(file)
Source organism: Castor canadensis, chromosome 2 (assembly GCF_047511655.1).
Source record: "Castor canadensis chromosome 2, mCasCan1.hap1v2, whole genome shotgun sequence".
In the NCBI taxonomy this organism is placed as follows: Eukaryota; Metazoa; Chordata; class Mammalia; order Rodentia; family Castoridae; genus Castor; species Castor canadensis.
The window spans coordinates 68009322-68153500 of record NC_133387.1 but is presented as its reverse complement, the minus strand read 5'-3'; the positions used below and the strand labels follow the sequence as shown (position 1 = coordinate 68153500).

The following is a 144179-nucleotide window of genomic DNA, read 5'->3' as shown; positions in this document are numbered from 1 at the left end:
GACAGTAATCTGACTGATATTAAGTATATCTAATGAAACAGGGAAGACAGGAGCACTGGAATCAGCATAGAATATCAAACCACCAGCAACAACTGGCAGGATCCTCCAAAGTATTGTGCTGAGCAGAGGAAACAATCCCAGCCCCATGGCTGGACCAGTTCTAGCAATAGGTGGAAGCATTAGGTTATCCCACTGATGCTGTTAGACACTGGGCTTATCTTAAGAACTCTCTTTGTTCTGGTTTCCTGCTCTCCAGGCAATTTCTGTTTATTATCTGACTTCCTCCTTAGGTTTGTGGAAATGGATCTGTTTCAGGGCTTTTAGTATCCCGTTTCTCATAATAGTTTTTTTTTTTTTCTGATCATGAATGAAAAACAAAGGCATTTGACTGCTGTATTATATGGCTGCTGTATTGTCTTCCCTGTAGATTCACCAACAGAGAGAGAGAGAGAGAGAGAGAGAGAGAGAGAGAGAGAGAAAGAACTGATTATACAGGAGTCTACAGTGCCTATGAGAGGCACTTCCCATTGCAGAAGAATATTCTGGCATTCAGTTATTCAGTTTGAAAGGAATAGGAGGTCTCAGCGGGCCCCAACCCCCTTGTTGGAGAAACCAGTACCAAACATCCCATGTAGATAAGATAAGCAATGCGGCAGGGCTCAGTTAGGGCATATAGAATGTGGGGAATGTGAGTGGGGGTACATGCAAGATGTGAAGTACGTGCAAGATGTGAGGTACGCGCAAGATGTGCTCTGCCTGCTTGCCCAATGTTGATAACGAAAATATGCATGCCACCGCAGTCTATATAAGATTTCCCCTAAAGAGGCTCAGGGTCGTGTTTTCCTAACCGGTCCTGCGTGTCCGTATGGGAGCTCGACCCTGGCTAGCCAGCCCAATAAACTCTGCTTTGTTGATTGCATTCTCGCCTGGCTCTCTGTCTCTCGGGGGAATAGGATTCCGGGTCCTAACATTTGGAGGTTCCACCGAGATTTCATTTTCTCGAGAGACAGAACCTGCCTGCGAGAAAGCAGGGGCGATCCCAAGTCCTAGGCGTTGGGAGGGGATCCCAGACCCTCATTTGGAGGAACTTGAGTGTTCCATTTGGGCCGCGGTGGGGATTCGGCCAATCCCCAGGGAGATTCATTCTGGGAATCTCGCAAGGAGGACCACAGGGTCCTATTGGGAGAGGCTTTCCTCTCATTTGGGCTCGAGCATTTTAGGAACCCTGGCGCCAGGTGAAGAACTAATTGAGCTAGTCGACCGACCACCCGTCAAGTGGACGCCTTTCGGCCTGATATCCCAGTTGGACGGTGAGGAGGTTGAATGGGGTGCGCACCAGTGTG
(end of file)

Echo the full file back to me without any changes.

Source organism: Castor canadensis, chromosome 2 (assembly GCF_047511655.1).
Source record: "Castor canadensis chromosome 2, mCasCan1.hap1v2, whole genome shotgun sequence".
In the NCBI taxonomy this organism is placed as follows: Eukaryota; Metazoa; Chordata; class Mammalia; order Rodentia; family Castoridae; genus Castor; species Castor canadensis.
The window spans coordinates 68009322-68153500 of record NC_133387.1 but is presented as its reverse complement, the minus strand read 5'-3'; the positions used below and the strand labels follow the sequence as shown (position 1 = coordinate 68153500).

The following is a 144179-nucleotide window of genomic DNA, read 5'->3' as shown; positions in this document are numbered from 1 at the left end:
GACAGTAATCTGACTGATATTAAGTATATCTAATGAAACAGGGAAGACAGGAGCACTGGAATCAGCATAGAATATCAAACCACCAGCAACAACTGGCAGGATCCTCCAAAGTATTGTGCTGAGCAGAGGAAACAATCCCAGCCCCATGGCTGGACCAGTTCTAGCAATAGGTGGAAGCATTAGGTTATCCCACTGATGCTGTTAGACACTGGGCTTATCTTAAGAACTCTCTTTGTTCTGGTTTCCTGCTCTCCAGGCAATTTCTGTTTATTATCTGACTTCCTCCTTAGGTTTGTGGAAATGGATCTGTTTCAGGGCTTTTAGTATCCCGTTTCTCATAATAGTTTTTTTTTTTTTCTGATCATGAATGAAAAACAAAGGCATTTGACTGCTGTATTATATGGCTGCTGTATTGTCTTCCCTGTAGATTCACCAACAGAGAGAGAGAGAGAGAGAGAGAGAGAGAGAGAGAGAGAGAAAGAACTGATTATACAGGAGTCTACAGTGCCTATGAGAGGCACTTCCCATTGCAGAAGAATATTCTGGCATTCAGTTATTCAGTTTGAAAGGAATAGGAGGTCTCAGCGGGCCCCAACCCCCTTGTTGGAGAAACCAGTACCAAACATCCCATGTAGATAAGATAAGCAATGCGGCAGGGCTCAGTTAGGGCATATAGAATGTGGGGAATGTGAGTGGGGGTACATGCAAGATGTGAAGTACGTGCAAGATGTGAGGTACGCGCAAGATGTGCTCTGCCTGCTTGCCCAATGTTGATAACGAAAATATGCATGCCACCGCAGTCTATATAAGATTTCCCCTAAAGAGGCTCAGGGTCGTGTTTTCCTAACCGGTCCTGCGTGTCCGTATGGGAGCTCGACCCTGGCTAGCCAGCCCAATAAACTCTGCTTTGTTGATTGCATTCTCGCCTGGCTCTCTGTCTCTCGGGGGAATAGGATTCCGGGTCCTAACATTTGGAGGTTCCACCGAGATTTCATTTTCTCGAGAGACAGAACCTGCCTGCGAGAAAGCAGGGGCGATCCCAAGTCCTAGGCGTTGGGAGGGGATCCCAGACCCTCATTTGGAGGAACTTGAGTGTTCCATTTGGGCCGCGGTGGGGATTCGGCCAATCCCCAGGGAGATTCATTCTGGGAATCTCGCAAGGAGGACCACAGGGTCCTATTGGGAGAGGCTTTCCTCTCATTTGGGCTCGAGCATTTTAGGAACCCTGGCGCCAGGTGAAGAACTAATTGAGCTAGTCGACCGACCACCCGTCAAGTGGACGCCTTTCGGCCTGATATCCCAGTTGGACGGTGAGGAGGTTGAATGGGGTGCGCACCAGTGTG